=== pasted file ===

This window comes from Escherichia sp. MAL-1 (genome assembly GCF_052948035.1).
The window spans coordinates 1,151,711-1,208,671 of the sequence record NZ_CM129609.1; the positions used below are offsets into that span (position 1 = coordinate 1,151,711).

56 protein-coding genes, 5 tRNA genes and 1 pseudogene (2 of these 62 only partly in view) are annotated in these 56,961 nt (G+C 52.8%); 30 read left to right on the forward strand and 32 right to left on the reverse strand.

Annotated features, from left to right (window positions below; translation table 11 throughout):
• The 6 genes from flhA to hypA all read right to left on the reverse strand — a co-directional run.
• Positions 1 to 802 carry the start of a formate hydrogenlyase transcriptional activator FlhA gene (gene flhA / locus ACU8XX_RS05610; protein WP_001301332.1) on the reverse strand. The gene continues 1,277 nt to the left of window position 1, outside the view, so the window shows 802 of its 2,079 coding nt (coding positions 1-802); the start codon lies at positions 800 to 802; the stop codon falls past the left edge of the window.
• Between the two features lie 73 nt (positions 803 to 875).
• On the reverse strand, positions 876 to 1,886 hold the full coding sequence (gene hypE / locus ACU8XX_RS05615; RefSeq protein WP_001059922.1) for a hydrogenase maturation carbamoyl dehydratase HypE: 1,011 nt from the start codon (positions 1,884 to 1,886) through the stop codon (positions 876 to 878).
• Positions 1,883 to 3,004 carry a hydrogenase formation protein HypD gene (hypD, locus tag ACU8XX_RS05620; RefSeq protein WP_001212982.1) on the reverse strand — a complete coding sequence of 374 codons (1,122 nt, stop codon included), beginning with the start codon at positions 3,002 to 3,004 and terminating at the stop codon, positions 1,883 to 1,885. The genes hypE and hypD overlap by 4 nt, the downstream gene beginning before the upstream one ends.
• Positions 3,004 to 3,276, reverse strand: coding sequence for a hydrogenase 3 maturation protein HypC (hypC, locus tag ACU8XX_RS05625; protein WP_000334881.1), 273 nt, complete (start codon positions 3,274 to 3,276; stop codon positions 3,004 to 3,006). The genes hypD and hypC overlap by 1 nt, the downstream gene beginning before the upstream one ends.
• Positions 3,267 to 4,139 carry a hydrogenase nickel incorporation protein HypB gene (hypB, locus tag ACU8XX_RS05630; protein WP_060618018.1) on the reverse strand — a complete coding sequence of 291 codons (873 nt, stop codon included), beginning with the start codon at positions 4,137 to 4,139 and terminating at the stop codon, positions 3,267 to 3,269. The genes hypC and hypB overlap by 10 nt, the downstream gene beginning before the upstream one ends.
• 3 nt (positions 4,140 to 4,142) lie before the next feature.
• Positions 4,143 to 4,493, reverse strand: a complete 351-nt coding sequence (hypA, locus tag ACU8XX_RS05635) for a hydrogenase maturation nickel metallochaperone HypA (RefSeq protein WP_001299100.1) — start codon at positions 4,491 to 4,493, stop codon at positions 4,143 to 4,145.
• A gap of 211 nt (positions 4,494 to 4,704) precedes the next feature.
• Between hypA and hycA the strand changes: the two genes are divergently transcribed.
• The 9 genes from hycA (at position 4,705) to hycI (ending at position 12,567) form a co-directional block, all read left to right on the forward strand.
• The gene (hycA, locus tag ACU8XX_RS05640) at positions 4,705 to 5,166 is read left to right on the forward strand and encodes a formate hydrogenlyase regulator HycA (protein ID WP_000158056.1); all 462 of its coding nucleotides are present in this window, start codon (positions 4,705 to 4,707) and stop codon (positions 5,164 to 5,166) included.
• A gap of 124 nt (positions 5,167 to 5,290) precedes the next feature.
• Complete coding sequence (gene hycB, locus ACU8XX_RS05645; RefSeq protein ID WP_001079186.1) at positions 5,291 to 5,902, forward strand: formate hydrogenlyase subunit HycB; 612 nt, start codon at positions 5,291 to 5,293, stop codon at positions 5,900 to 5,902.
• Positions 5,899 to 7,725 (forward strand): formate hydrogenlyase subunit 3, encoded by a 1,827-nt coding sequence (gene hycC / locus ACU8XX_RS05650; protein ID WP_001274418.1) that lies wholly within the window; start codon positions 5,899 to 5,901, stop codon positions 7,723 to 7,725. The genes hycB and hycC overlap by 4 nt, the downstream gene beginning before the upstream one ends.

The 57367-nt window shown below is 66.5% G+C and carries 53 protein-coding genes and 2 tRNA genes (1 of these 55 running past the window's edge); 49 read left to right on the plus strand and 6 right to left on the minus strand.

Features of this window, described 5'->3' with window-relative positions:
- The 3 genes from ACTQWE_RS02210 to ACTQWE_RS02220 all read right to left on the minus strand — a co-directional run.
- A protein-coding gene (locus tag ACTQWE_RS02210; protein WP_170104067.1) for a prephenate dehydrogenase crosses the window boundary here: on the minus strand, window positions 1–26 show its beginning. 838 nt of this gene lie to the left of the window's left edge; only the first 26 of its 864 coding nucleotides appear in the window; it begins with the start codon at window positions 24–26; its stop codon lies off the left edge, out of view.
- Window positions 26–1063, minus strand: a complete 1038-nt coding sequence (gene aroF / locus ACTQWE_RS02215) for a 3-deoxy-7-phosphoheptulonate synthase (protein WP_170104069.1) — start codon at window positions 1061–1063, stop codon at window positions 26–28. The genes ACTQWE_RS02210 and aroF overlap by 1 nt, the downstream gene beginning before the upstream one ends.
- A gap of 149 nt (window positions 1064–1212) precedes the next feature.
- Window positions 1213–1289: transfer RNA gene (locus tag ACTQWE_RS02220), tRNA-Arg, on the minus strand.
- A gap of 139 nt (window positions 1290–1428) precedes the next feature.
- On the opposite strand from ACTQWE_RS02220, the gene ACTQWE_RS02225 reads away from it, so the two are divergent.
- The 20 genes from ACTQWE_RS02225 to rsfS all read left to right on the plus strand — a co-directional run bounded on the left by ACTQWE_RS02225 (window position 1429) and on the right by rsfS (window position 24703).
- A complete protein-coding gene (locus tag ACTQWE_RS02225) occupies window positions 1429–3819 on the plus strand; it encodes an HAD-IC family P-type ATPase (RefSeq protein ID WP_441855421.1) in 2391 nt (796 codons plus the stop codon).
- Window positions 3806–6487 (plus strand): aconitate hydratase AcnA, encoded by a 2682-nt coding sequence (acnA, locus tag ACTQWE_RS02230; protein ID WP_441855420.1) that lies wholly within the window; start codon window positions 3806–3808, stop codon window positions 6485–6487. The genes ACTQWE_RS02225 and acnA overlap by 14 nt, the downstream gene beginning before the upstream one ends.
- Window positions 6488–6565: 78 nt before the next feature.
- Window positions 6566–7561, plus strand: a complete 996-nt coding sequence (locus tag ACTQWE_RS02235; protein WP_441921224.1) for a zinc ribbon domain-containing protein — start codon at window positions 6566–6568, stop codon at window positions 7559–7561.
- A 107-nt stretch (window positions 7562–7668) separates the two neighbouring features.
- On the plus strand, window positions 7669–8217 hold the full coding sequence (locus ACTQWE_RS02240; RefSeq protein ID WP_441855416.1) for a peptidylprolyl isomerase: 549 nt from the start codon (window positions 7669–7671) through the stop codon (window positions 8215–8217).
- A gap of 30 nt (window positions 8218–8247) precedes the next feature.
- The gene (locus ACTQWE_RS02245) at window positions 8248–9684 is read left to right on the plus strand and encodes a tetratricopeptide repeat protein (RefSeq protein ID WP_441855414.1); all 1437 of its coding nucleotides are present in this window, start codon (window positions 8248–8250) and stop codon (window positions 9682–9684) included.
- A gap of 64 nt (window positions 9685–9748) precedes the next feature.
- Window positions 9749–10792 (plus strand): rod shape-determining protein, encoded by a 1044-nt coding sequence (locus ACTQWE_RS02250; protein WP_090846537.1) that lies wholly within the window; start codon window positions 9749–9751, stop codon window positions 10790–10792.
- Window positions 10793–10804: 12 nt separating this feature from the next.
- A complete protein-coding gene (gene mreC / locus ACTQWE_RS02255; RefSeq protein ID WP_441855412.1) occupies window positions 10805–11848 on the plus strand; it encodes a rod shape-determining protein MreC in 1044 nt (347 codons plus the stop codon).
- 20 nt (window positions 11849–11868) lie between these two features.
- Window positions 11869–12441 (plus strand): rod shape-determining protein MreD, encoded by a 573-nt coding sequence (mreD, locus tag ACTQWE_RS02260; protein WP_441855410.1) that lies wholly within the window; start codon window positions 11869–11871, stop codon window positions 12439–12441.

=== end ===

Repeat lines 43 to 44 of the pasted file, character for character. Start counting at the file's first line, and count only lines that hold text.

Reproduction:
- 20 nt (window positions 11849–11868) lie between these two features.
- Window positions 11869–12441 (plus strand): rod shape-determining protein MreD, encoded by a 573-nt coding sequence (mreD, locus tag ACTQWE_RS02260; protein WP_441855410.1) that lies wholly within the window; start codon window positions 11869–11871, stop codon window positions 12439–12441.